But based on feedback from employees of color, Legacy decided against changing their interview panels to avoid "tokenizing" non-white team members and to avoid disguising the fact that their current leadership team is predominantly white. Instead, Legacy engages sincerely with candidates about the underrepresentation of racial and ethnic minorities in leadership and the organization's plan to change this.

    3. Design with—not for—people who are systemically marginalized.

    Too often, initiatives designed to support equitable opportunities for marginalized groups of people—such as Black individuals or people from low-income backgrounds—are planned and implemented without meaningful involvement from the targeted group itself. To advance racial equity, white leaders and predominantly white organizations must acknowledge and leverage their power and privilege to change the environments that put them in power.

    However, these leaders must be careful not to view themselves as saviors who know what's best for other people. To avoid this, leaders must listen to and following the examples of people who have historically been overlooked or excluded. The finalists in our showcase viewed themselves not as benefactors but as deeply embedded community partners whose success is dependent on the success of the whole community. With this mindset, the finalists focused on creating true two-way partnerships.

    Hebrew SeniorLife (HSL), for example, conduced listening tours to hear directly from their 100 culinary associates, nearly 90% of whom are recent immigrants, mostly from Haiti and the Dominican Republic. The culinary associates expressed a need for more equitable opportunities for advancement, particularly for Black and Latinx employees, which led to the creation of HSL's Culinary and Hospitality Immersion Program (CHIP).

    CHIP offers entry-level staff the opportunity to advance within their respective careers by providing clear competencies and standards for promotion, on-shift training, and peer mentorship. In the first year of the program, HSL saw a 90% increase in entry-level culinary staff promotions.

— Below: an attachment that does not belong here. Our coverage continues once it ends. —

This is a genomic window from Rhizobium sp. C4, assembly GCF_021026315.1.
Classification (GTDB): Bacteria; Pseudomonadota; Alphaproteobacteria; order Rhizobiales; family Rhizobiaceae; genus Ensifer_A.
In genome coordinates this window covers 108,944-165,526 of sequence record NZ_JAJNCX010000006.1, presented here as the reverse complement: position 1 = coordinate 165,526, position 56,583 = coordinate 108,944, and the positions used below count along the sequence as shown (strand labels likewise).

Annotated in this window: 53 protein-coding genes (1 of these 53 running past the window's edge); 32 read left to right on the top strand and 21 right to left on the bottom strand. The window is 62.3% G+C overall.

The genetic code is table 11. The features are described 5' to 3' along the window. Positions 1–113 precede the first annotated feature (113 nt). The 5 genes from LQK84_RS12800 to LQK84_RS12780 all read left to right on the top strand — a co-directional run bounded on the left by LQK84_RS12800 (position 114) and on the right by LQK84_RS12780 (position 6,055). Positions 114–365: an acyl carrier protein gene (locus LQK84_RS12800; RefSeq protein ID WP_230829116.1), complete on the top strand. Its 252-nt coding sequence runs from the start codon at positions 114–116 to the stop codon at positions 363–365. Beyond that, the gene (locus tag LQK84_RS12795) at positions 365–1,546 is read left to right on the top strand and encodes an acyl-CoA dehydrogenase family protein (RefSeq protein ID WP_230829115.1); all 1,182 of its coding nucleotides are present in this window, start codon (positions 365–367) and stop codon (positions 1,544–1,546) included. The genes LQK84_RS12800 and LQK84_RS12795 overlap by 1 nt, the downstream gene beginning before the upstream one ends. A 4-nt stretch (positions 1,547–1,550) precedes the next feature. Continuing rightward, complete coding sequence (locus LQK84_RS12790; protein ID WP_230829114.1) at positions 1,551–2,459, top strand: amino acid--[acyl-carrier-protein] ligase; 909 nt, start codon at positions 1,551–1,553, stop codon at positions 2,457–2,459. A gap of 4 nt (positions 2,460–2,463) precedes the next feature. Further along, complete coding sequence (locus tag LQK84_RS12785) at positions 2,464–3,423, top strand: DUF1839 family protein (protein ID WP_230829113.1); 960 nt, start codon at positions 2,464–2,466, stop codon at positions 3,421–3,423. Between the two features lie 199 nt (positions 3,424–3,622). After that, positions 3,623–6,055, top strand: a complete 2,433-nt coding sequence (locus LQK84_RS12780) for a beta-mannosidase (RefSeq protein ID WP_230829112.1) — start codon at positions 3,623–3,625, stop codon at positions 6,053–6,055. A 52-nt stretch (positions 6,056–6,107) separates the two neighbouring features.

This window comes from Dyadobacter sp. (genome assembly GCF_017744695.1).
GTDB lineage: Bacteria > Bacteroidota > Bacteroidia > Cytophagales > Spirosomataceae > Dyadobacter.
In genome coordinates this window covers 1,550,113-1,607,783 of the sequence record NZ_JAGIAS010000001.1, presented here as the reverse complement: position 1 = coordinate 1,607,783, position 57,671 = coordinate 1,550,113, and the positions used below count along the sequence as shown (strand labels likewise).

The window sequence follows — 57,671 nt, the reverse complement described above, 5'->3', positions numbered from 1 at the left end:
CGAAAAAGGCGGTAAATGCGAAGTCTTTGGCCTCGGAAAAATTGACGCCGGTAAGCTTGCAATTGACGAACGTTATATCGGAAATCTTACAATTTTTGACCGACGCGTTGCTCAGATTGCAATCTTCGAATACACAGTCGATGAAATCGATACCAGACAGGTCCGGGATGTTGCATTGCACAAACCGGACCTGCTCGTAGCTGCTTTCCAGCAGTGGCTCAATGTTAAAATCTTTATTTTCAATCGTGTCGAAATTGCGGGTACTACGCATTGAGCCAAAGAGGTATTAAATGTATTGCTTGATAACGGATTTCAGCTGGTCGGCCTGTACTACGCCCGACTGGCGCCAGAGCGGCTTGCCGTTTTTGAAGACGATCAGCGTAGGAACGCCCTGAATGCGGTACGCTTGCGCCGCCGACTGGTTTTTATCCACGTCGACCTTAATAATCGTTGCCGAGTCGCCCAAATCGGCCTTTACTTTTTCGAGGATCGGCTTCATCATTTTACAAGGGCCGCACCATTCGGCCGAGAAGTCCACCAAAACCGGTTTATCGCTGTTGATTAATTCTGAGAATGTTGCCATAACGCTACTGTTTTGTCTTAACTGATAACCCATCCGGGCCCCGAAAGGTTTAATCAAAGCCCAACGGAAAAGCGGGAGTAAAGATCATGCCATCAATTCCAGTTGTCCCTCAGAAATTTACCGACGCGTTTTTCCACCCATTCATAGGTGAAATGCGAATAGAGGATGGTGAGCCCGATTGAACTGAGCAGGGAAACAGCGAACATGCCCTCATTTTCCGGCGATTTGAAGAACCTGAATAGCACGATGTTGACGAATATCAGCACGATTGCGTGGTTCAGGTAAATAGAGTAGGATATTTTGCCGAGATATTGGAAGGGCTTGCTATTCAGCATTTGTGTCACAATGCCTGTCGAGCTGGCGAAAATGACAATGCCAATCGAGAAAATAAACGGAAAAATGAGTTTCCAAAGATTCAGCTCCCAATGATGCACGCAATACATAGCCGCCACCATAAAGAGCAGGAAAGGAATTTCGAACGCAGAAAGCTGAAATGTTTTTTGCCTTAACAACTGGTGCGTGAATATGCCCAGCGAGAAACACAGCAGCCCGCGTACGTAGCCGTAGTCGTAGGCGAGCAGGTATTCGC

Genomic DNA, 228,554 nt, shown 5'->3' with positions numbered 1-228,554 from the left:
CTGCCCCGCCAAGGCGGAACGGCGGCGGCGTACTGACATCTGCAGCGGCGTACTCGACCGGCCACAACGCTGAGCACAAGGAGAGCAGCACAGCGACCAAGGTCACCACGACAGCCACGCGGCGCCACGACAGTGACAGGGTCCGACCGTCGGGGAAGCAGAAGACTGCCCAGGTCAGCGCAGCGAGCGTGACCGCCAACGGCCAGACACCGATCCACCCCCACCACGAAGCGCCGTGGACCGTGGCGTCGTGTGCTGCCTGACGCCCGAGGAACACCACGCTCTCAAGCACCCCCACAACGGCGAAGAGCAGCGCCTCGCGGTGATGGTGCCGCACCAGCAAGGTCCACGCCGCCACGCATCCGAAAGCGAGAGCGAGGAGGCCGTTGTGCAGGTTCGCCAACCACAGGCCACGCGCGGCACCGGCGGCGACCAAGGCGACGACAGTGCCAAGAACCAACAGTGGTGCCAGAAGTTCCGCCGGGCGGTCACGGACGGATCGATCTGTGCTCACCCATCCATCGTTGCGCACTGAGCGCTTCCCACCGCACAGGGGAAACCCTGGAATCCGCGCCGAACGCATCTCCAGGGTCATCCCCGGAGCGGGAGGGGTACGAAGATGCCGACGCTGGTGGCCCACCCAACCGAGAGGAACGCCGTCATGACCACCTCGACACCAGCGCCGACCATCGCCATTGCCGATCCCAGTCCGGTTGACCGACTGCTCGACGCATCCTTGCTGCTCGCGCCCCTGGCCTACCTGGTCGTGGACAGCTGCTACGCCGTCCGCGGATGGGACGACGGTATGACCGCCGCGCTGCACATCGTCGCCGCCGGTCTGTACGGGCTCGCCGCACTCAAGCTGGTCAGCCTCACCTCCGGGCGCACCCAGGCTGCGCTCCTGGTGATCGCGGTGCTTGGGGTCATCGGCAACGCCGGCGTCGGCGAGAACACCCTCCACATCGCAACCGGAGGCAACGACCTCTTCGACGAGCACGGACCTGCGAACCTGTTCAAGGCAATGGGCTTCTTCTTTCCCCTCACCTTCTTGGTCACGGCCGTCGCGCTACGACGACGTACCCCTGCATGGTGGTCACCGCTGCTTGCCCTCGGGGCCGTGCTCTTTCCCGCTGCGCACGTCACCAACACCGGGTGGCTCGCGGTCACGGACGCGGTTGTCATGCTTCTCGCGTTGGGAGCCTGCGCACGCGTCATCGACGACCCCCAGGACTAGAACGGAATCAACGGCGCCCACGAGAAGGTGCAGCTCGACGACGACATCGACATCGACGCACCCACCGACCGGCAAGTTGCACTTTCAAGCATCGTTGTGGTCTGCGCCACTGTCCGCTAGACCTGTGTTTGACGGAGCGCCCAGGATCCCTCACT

4. Move further upstream to increase the diversity of talent entering health care.

    Health care organizations' efforts to increase diversity can sometimes lead to a zero-sum game, with many institutions competing for a limited pool of certain talent, such as Black clinicians. You may recruit another Black doctor to your organization, but that means another organization loses a Black doctor. That doesn't have to be the case.

    Our finalists looked upstream to expand the limited pool of candidates and address the root causes that limit representation in health care. For example, Dayton Children's Hospital launched a work-study program to increase the number of Black employees entering nursing school. Our finalists also demonstrated the potential of working together as an industry rather than competing as individual organizations. Montefiore Medical Center, for example, measures the success of their community workforce programs not by how many participants are hired at Montefiore specifically but by how many participants end up employed in health care overall.

    Want to learn more? Check out summaries of each of the eight finalists along with their presentation slides.  And register for a virtual presentation and live Q&A on March 2 to learn directly from Dr. Hector Flores about Family Care Specialists’ impressive work.